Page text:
Scholarship opportunity at ResoSummit

ResoSummit, Rob Ickes’ annual workshop weekend for resonator guitarists is scheduled this year for November 10-13. As always, there are 3 days of instruction and performances by some of the top slide artists in Nashville and beyond.

This year, Rob and ResoSummit co-producer Betty Wheeler are offering a full-scholarship for a young picker (18-and-under), in honor of Houston Caldwell. Houston was a talented banjo player who died at the age of 18 in a tragic motorcycle accident last year, leaving behind a legacy of both musicianship and community service. He was a volunteer fireman in Galax, VA where he lived, and had only recently returned from Army basic training when he was killed.

Not only does the ResoSummit scholarship offer full tuition ($420 value), plus room and board, and it is also the only way to get in if you aren’t already registered. The event sold out as soon as it was announced in January, but Rob and Betty set aside one spot for the scholarship winner.

Betty explained a bit more about this first Houston Caldwell scholarship:

“We’re looking for an aspiring dobro player who exemplifies Houston Caldwell’s passion for music and dedication to community. Although the application process is intended to be informal, we’ll listen to audio (or watch YouTube videos) where available, and talk with the applicants and their parent(s) to learn more about them and their involvement with the dobro.”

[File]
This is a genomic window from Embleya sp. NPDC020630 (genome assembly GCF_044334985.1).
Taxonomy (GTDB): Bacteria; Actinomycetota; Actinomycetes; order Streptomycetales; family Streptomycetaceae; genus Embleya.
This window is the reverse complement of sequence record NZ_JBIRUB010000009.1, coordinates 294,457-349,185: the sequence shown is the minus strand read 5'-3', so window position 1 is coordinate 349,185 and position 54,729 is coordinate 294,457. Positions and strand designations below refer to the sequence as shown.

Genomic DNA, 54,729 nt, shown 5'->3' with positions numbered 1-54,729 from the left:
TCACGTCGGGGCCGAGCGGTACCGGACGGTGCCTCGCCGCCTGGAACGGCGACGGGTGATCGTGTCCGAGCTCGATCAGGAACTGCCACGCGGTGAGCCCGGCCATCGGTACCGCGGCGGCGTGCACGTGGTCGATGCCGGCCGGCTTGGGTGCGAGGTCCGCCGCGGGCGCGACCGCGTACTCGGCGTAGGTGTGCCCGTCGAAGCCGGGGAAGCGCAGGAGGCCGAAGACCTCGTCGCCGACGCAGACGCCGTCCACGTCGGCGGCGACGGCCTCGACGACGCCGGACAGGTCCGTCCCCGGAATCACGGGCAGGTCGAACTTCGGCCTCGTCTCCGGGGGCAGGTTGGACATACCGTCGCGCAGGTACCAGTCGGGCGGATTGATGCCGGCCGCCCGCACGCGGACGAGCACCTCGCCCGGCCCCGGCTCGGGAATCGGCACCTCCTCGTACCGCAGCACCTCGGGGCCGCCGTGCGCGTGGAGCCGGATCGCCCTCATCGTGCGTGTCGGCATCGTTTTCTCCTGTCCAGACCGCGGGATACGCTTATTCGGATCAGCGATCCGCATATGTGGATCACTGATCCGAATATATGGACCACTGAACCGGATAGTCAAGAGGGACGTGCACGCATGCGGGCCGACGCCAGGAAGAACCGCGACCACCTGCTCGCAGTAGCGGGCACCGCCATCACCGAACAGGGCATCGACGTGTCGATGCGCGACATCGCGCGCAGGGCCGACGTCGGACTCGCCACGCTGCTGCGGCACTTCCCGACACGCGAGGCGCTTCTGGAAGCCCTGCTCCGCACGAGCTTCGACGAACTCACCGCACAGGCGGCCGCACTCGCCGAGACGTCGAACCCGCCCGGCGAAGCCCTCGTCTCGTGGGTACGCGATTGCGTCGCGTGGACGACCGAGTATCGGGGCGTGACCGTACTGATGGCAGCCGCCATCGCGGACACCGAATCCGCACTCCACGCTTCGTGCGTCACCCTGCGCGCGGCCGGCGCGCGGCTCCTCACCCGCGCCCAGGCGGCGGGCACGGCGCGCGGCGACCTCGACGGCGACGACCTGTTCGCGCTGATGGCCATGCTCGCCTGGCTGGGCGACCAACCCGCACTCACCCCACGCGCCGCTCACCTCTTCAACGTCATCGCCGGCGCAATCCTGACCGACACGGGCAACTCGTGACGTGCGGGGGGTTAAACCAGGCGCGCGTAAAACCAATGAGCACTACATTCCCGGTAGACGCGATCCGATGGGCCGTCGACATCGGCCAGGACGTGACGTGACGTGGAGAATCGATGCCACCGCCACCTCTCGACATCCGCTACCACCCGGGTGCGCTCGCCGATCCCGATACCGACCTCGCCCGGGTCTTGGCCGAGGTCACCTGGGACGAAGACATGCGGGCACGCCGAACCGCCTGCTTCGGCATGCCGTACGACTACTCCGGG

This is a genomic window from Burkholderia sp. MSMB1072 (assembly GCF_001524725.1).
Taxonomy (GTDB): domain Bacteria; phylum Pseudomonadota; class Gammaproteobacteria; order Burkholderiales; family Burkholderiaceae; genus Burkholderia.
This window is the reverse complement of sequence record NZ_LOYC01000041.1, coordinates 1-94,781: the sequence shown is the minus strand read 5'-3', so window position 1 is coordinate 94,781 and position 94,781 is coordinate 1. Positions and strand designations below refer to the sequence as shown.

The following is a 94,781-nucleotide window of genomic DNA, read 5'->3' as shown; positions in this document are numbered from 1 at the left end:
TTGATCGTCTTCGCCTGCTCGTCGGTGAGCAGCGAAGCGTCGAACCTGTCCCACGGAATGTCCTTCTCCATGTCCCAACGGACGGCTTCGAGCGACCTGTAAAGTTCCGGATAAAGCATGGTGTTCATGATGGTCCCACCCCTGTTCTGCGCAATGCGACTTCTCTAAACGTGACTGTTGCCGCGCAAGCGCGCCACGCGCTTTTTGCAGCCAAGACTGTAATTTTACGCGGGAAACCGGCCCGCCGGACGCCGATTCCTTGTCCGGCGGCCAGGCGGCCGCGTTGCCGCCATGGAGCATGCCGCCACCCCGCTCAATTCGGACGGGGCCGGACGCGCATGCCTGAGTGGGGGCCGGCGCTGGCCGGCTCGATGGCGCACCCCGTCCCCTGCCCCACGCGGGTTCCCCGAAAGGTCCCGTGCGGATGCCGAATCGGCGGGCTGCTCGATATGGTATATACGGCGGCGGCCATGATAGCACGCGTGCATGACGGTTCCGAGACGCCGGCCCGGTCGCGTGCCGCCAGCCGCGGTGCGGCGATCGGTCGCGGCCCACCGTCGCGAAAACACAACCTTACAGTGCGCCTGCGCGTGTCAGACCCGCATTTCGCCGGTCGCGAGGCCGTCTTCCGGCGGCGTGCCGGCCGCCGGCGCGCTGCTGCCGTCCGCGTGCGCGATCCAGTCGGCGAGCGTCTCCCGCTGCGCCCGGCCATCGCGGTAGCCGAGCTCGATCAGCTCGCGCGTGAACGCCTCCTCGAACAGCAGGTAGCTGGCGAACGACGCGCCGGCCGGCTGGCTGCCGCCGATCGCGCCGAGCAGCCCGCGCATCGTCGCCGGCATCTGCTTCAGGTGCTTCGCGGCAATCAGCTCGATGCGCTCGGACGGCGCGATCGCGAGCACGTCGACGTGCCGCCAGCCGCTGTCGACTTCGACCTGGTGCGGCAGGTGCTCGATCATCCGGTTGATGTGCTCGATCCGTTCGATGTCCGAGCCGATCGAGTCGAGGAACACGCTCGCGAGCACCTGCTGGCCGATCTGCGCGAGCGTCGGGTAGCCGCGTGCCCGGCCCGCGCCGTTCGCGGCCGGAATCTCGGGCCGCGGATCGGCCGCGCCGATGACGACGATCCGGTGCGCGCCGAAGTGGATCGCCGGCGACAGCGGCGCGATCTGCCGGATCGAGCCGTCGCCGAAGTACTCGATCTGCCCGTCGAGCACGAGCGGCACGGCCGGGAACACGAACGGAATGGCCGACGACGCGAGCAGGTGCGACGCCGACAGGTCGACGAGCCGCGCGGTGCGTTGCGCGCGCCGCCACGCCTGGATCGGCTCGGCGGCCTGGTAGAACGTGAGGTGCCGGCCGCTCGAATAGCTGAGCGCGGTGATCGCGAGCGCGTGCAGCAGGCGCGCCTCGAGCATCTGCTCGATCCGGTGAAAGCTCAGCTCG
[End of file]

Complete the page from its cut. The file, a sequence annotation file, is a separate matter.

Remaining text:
In our first year of this scholarship, we’re especially interested in casting the widest net possible. If we find there is high demand for this scholarship, we’d like to know that so we can consider expanding the program in future years.

For more information about the scholarship application process, please contact them by email.

Houston will be further memorialized this Spring at HoustonFest, a 2 day festival in Galax May 6-7. The event is a benefit for the Galax Volunteer Fire Department, and 45 bands are scheduled to perform over two full days.

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About the Author

John Lawless

John had served as primary author and editor for The Bluegrass Blog from its launch in 2006 until being folded into Bluegrass Today in September of 2011. He continues in that capacity here, managing a strong team of columnists and correspondents.